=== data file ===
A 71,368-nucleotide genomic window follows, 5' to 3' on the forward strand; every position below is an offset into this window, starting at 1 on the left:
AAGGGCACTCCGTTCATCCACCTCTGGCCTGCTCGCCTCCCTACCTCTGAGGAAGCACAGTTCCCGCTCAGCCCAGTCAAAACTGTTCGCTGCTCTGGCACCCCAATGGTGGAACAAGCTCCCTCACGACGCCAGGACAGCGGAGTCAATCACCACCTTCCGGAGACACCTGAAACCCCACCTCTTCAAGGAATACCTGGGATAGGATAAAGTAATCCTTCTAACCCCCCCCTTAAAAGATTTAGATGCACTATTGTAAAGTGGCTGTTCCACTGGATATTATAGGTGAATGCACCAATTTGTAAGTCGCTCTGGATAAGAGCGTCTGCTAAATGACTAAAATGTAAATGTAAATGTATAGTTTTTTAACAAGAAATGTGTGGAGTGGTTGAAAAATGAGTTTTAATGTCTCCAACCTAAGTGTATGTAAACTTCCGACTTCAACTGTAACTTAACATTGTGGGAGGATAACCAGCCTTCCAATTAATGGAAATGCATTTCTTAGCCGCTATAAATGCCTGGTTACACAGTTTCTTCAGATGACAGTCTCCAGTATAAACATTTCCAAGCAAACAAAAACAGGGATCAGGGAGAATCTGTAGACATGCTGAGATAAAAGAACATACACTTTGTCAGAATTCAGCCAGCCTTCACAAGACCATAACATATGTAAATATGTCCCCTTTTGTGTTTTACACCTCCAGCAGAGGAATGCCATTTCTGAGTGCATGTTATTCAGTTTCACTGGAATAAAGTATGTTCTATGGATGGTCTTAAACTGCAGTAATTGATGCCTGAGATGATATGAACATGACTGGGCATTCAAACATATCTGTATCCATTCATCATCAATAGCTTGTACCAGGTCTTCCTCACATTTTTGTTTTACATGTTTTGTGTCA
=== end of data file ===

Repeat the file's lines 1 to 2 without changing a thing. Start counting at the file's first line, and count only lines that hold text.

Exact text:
A 71,368-nucleotide genomic window follows, 5' to 3' on the forward strand; every position below is an offset into this window, starting at 1 on the left:
AAGGGCACTCCGTTCATCCACCTCTGGCCTGCTCGCCTCCCTACCTCTGAGGAAGCACAGTTCCCGCTCAGCCCAGTCAAAACTGTTCGCTGCTCTGGCACCCCAATGGTGGAACAAGCTCCCTCACGACGCCAGGACAGCGGAGTCAATCACCACCTTCCGGAGACACCTGAAACCCCACCTCTTCAAGGAATACCTGGGATAGGATAAAGTAATCCTTCTAACCCCCCCCTTAAAAGATTTAGATGCACTATTGTAAAGTGGCTGTTCCACTGGATATTATAGGTGAATGCACCAATTTGTAAGTCGCTCTGGATAAGAGCGTCTGCTAAATGACTAAAATGTAAATGTAAATGTATAGTTTTTTAACAAGAAATGTGTGGAGTGGTTGAAAAATGAGTTTTAATGTCTCCAACCTAAGTGTATGTAAACTTCCGACTTCAACTGTAACTTAACATTGTGGGAGGATAACCAGCCTTCCAATTAATGGAAATGCATTTCTTAGCCGCTATAAATGCCTGGTTACACAGTTTCTTCAGATGACAGTCTCCAGTATAAACATTTCCAAGCAAACAAAAACAGGGATCAGGGAGAATCTGTAGACATGCTGAGATAAAAGAACATACACTTTGTCAGAATTCAGCCAGCCTTCACAAGACCATAACATATGTAAATATGTCCCCTTTTGTGTTTTACACCTCCAGCAGAGGAATGCCATTTCTGAGTGCATGTTATTCAGTTTCACTGGAATAAAGTATGTTCTATGGATGGTCTTAAACTGCAGTAATTGATGCCTGAGATGATATGAACATGACTGGGCATTCAAACATATCTGTATCCATTCATCATCAATAGCTTGTACCAGGTCTTCCTCACATTTTTGTTTTACATGTTTTGTGTCA